And at least twice that many jobs are needed to bring down the unemployment rate.

At the June meeting, the central bank lowered its economic growth forecast for the second half of the year and said unemployment wouldn't fall below 8.6 percent this year.
—AP and Reuters contributed to this report.

http://www.cnbc.com/id/43739458

FD
07-13-2011, 10:08 AM
Good. With inflation below target and the labor market remaining so weak, the Fed really has no excuse to just sit on its hands. That said, I'd be surprised if they actually went through with it, most of the Board of Governors opposes any more monetary stimulus.

LOCOChief
07-13-2011, 10:14 AM
goody I can't wait to get mine! I'm going to start sitting on my fat ass now and wait for it but they better not make me wait long.

eazyb81
07-13-2011, 10:15 AM
Good. With inflation below target and the labor market remaining so weak, the Fed really has no excuse to just sit on its hands. That said, I'd be surprised if they actually went through with it, most of the Board of Governors opposes any more monetary stimulus.

Do you really expect another round of asset purchases to positively impact the weak labor market though? The unemployment level at this point seems structural, not cyclical. The people who have been unemployed 2+ years lack the skills and experience to gain meaningful work in this new market. I forsee 8+% unemployment for at least the next two years.

FD
07-13-2011, 10:20 AM
Do you really expect another round of asset purchases to positively impact the weak labor market though? The unemployment level at this point seems structural, not cyclical. The people who have been unemployed 2+ years lack the skills and experience to gain meaningful work in this new market. I forsee 8+% unemployment for at least the next two years.

Can you point me to some evidence for it being structural? I've seen a lot of research on this question and most suggests little structural component to the current weakness in the labor market. I agree long-term unemployment has eroded skills and probably increased NAIRU above 5%, but even that is 4% below where we are now.

HonestChieffan
07-13-2011, 10:22 AM
Do you really expect another round of asset purchases to positively impact the weak labor market though? The unemployment level at this point seems structural, not cyclical. The people who have been unemployed 2+ years lack the skills and experience to gain meaningful work in this new market. I forsee 8+% unemployment for at least the next two years.

When I was in college back in the dark ages, full employment was usually seen in the neighborhood of 94%. Since then, the government has manipulated the way it is figured so many times for their own benefit its hard to know if the same 94% is even figure-able today.

That said, I am beginning to wonder if 7-8% wont be the new norm. I can see the crafters of the math doing a modification that will make the reported number less emotional for the masses as we settle into accepting 7-8% unemployment as normal and nothing to worry about. That would take a lot of pressure off Washington to fix it if they can sell the idea that it is the norm.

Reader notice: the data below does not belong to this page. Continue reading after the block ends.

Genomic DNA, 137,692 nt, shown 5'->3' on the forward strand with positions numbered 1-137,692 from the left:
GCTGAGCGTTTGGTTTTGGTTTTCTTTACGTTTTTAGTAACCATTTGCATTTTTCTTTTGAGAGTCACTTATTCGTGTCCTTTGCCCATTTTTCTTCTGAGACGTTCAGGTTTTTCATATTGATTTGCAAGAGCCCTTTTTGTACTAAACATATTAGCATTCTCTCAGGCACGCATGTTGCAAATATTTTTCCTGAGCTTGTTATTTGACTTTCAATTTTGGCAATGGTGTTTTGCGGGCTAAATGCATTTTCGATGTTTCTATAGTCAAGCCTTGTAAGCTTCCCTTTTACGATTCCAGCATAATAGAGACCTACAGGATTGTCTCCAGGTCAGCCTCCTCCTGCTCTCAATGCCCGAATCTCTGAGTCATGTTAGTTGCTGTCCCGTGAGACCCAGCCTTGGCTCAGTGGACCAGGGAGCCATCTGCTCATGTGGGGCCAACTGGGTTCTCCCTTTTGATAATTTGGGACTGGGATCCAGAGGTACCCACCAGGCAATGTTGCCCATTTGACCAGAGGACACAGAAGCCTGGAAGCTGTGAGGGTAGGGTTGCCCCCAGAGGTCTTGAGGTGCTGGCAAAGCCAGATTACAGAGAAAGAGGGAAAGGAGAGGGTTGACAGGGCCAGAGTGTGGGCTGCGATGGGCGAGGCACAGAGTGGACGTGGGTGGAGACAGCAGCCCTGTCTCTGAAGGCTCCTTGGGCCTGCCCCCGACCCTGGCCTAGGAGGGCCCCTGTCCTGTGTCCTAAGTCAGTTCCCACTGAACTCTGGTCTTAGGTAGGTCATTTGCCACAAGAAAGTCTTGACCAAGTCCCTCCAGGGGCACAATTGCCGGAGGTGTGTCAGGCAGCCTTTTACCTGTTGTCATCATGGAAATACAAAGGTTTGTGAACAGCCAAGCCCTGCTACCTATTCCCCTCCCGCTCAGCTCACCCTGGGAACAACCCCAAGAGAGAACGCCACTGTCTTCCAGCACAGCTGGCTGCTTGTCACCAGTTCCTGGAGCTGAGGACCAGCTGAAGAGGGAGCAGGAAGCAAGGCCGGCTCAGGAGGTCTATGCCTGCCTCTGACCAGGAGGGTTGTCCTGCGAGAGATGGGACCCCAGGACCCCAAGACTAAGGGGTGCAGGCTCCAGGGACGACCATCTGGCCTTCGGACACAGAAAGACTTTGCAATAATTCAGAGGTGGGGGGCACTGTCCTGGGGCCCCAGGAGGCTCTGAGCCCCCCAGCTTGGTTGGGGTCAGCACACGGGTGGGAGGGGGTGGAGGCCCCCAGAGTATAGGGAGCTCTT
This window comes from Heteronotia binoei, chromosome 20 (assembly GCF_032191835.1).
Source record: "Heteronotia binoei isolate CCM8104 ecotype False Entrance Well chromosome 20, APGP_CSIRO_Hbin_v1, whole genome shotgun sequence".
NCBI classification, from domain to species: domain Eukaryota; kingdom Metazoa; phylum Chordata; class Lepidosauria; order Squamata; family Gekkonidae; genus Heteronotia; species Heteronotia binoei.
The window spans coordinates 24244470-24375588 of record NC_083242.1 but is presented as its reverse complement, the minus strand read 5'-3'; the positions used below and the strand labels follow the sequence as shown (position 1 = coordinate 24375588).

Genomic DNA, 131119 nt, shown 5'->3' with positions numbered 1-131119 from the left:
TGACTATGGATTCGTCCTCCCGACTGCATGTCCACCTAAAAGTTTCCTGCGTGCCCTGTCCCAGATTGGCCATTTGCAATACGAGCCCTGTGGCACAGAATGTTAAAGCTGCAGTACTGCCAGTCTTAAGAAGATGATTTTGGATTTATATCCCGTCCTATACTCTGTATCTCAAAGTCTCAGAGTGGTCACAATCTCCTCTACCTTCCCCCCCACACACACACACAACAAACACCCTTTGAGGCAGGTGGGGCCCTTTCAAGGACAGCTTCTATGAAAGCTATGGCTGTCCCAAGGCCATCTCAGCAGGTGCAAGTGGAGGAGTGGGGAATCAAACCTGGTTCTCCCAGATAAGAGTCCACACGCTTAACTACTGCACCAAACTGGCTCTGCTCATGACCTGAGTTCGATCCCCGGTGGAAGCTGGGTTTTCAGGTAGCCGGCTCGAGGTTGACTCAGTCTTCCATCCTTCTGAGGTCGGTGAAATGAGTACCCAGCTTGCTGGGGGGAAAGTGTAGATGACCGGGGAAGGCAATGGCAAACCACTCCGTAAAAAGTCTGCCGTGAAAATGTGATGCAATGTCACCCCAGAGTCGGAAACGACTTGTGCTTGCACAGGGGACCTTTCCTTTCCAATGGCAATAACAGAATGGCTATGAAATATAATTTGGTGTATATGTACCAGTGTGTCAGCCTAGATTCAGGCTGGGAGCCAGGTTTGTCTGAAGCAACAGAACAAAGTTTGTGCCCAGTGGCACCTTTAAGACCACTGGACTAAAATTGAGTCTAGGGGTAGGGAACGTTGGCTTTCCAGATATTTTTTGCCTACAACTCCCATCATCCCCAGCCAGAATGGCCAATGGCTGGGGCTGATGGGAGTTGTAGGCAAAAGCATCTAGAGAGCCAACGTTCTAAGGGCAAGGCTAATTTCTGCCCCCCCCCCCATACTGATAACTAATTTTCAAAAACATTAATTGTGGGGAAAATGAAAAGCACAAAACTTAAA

eazyb81
07-13-2011, 10:39 AM
Can you point me to some evidence for it being structural? I've seen a lot of research on this question and most suggests little structural component to the current weakness in the labor market. I agree long-term unemployment has eroded skills and probably increased NAIRU above 5%, but even that is 4% below where we are now.

No evidence, just my opinion based on information I've read over the last few years. The housing market is dead and manufacturing continues to be outsourced. I don't expect either trend to reverse anytime soon, as housing was driven by the credit bubble and manufacturing is going to the lowest priced labor due to increasing globalization. I believe a significant percentage of total unemployment is due to these two factors. Do you disagree?

loochy
07-13-2011, 10:41 AM
Bernanke maintained that temporary factors, such as high food and gas prices, have slowed the economy. He said those factors should ease in the second half of the year and growth should pick up. But if that forecast proves wrong, he said the Fed is prepared to do more.

I highly doubt that those factors are temporary.

eazyb81
07-13-2011, 10:44 AM
I highly doubt that those factors are temporary.

and certainly will not go away with another round of asset purchases that will drive commodities higher.

FD
07-13-2011, 10:50 AM
No evidence, just my opinion based on information I've read over the last few years. The housing market is dead and manufacturing continues to be outsourced. I don't expect either trend to reverse anytime soon, as housing was driven by the credit bubble and manufacturing is going to the lowest priced labor due to increasing globalization. I believe a significant percentage of total unemployment is due to these two factors. Do you disagree?

For one thing, I do expect a housing market recovery in the second half of this year, but I could be wrong about that.